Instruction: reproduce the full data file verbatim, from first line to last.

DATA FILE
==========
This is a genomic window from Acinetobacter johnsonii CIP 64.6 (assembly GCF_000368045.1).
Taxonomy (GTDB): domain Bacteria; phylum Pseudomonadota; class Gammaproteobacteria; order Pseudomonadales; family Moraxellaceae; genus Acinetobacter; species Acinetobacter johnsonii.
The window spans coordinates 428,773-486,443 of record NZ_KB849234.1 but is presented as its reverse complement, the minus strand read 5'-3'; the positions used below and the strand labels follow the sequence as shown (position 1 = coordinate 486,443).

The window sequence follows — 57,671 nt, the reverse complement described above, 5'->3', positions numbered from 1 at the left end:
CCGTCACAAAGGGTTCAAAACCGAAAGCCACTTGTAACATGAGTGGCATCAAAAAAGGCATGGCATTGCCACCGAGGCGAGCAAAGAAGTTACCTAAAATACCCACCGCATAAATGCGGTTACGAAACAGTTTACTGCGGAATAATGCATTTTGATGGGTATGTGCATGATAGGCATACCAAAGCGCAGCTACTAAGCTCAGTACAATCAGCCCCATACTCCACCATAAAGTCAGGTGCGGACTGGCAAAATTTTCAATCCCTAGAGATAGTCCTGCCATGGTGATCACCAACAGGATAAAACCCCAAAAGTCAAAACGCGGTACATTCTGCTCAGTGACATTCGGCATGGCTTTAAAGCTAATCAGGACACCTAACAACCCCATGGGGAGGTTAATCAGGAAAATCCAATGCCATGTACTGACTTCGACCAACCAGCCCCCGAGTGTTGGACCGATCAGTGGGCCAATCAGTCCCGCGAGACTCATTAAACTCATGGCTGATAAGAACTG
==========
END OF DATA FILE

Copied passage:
This is a genomic window from Acinetobacter johnsonii CIP 64.6 (assembly GCF_000368045.1).
Taxonomy (GTDB): domain Bacteria; phylum Pseudomonadota; class Gammaproteobacteria; order Pseudomonadales; family Moraxellaceae; genus Acinetobacter; species Acinetobacter johnsonii.
The window spans coordinates 428,773-486,443 of record NZ_KB849234.1 but is presented as its reverse complement, the minus strand read 5'-3'; the positions used below and the strand labels follow the sequence as shown (position 1 = coordinate 486,443).

The window sequence follows — 57,671 nt, the reverse complement described above, 5'->3', positions numbered from 1 at the left end:
CCGTCACAAAGGGTTCAAAACCGAAAGCCACTTGTAACATGAGTGGCATCAAAAAAGGCATGGCATTGCCACCGAGGCGAGCAAAGAAGTTACCTAAAATACCCACCGCATAAATGCGGTTACGAAACAGTTTACTGCGGAATAATGCATTTTGATGGGTATGTGCATGATAGGCATACCAAAGCGCAGCTACTAAGCTCAGTACAATCAGCCCCATACTCCACCATAAAGTCAGGTGCGGACTGGCAAAATTTTCAATCCCTAGAGATAGTCCTGCCATGGTGATCACCAACAGGATAAAACCCCAAAAGTCAAAACGCGGTACATTCTGCTCAGTGACATTCGGCATGGCTTTAAAGCTAATCAGGACACCTAACAACCCCATGGGGAGGTTAATCAGGAAAATCCAATGCCATGTACTGACTTCGACCAACCAGCCCCCGAGTGTTGGACCGATCAGTGGGCCAATCAGTCCCGCGAGACTCATTAAACTCATGGCTGATAAGAACTG